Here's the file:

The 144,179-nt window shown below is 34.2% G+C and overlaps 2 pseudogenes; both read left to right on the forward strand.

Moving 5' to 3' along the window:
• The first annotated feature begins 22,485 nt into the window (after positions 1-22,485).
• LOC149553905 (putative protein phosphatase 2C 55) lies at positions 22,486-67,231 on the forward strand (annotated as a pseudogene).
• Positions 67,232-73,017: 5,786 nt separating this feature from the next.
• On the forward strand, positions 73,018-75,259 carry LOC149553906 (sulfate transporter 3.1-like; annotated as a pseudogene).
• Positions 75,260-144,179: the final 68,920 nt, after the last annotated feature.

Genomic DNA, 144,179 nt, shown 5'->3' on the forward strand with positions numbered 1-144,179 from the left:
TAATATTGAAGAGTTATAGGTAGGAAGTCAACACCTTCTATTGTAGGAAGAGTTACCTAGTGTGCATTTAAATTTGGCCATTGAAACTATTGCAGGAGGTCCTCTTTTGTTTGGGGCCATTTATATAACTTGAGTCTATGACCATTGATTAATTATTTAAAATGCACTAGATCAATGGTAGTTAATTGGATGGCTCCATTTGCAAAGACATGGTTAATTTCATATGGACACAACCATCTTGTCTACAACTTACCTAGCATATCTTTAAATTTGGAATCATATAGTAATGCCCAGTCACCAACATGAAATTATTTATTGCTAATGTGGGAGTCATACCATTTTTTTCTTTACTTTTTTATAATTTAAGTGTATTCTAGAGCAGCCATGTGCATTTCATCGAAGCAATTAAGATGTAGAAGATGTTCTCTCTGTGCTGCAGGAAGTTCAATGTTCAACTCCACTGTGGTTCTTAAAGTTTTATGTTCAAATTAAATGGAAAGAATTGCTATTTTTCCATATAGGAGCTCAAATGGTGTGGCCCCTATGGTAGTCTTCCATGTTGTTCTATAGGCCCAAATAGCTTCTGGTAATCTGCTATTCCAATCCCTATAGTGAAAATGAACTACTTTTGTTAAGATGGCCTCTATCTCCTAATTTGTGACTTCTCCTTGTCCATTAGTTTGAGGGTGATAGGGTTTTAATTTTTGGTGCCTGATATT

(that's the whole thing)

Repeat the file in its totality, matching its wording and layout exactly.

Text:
The 144,179-nt window shown below is 34.2% G+C and overlaps 2 pseudogenes; both read left to right on the forward strand.

Moving 5' to 3' along the window:
• The first annotated feature begins 22,485 nt into the window (after positions 1-22,485).
• LOC149553905 (putative protein phosphatase 2C 55) lies at positions 22,486-67,231 on the forward strand (annotated as a pseudogene).
• Positions 67,232-73,017: 5,786 nt separating this feature from the next.
• On the forward strand, positions 73,018-75,259 carry LOC149553906 (sulfate transporter 3.1-like; annotated as a pseudogene).
• Positions 75,260-144,179: the final 68,920 nt, after the last annotated feature.

Genomic DNA, 144,179 nt, shown 5'->3' on the forward strand with positions numbered 1-144,179 from the left:
TAATATTGAAGAGTTATAGGTAGGAAGTCAACACCTTCTATTGTAGGAAGAGTTACCTAGTGTGCATTTAAATTTGGCCATTGAAACTATTGCAGGAGGTCCTCTTTTGTTTGGGGCCATTTATATAACTTGAGTCTATGACCATTGATTAATTATTTAAAATGCACTAGATCAATGGTAGTTAATTGGATGGCTCCATTTGCAAAGACATGGTTAATTTCATATGGACACAACCATCTTGTCTACAACTTACCTAGCATATCTTTAAATTTGGAATCATATAGTAATGCCCAGTCACCAACATGAAATTATTTATTGCTAATGTGGGAGTCATACCATTTTTTTCTTTACTTTTTTATAATTTAAGTGTATTCTAGAGCAGCCATGTGCATTTCATCGAAGCAATTAAGATGTAGAAGATGTTCTCTCTGTGCTGCAGGAAGTTCAATGTTCAACTCCACTGTGGTTCTTAAAGTTTTATGTTCAAATTAAATGGAAAGAATTGCTATTTTTCCATATAGGAGCTCAAATGGTGTGGCCCCTATGGTAGTCTTCCATGTTGTTCTATAGGCCCAAATAGCTTCTGGTAATCTGCTATTCCAATCCCTATAGTGAAAATGAACTACTTTTGTTAAGATGGCCTCTATCTCCTAATTTGTGACTTCTCCTTGTCCATTAGTTTGAGGGTGATAGGGTTTTAATTTTTGGTGCCTGATATT